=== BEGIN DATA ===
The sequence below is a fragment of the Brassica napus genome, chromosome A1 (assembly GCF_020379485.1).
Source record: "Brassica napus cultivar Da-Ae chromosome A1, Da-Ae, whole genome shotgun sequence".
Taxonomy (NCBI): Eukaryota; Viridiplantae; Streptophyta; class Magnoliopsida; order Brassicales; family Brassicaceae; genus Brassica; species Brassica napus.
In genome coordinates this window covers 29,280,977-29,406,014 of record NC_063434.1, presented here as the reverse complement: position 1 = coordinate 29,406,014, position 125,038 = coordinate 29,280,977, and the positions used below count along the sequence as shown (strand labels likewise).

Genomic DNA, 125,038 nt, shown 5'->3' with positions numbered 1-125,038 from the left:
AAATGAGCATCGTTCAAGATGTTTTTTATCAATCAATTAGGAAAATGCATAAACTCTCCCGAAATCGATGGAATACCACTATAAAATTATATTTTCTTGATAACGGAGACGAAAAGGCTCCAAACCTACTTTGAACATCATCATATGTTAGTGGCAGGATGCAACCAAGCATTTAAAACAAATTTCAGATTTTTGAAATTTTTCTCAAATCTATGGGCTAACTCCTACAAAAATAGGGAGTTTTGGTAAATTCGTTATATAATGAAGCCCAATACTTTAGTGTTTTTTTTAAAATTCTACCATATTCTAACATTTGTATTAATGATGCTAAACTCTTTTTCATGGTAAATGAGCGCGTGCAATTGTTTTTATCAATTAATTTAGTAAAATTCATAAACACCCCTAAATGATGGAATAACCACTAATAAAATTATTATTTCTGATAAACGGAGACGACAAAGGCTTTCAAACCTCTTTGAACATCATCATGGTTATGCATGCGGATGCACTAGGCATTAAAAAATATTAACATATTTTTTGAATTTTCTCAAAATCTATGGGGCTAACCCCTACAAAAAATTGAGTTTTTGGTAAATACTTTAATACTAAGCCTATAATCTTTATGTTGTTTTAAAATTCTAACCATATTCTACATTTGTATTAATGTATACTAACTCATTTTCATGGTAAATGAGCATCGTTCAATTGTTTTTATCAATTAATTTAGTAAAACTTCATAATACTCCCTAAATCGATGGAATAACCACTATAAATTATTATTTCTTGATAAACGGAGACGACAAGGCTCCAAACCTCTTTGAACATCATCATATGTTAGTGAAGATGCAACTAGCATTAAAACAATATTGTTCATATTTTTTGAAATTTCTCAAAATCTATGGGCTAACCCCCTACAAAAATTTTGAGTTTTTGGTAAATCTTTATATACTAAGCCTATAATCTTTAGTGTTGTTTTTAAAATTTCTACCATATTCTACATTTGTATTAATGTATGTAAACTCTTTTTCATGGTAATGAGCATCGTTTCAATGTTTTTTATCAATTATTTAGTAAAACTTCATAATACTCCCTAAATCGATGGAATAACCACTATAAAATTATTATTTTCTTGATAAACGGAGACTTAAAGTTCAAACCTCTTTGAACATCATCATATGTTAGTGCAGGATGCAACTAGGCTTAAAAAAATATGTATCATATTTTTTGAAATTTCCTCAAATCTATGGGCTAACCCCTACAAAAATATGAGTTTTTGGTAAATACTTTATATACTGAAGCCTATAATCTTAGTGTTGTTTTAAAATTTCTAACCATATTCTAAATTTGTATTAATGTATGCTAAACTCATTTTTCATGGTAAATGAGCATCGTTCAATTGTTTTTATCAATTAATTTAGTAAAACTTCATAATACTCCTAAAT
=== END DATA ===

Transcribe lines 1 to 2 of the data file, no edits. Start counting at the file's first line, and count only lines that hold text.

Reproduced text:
The sequence below is a fragment of the Brassica napus genome, chromosome A1 (assembly GCF_020379485.1).
Source record: "Brassica napus cultivar Da-Ae chromosome A1, Da-Ae, whole genome shotgun sequence".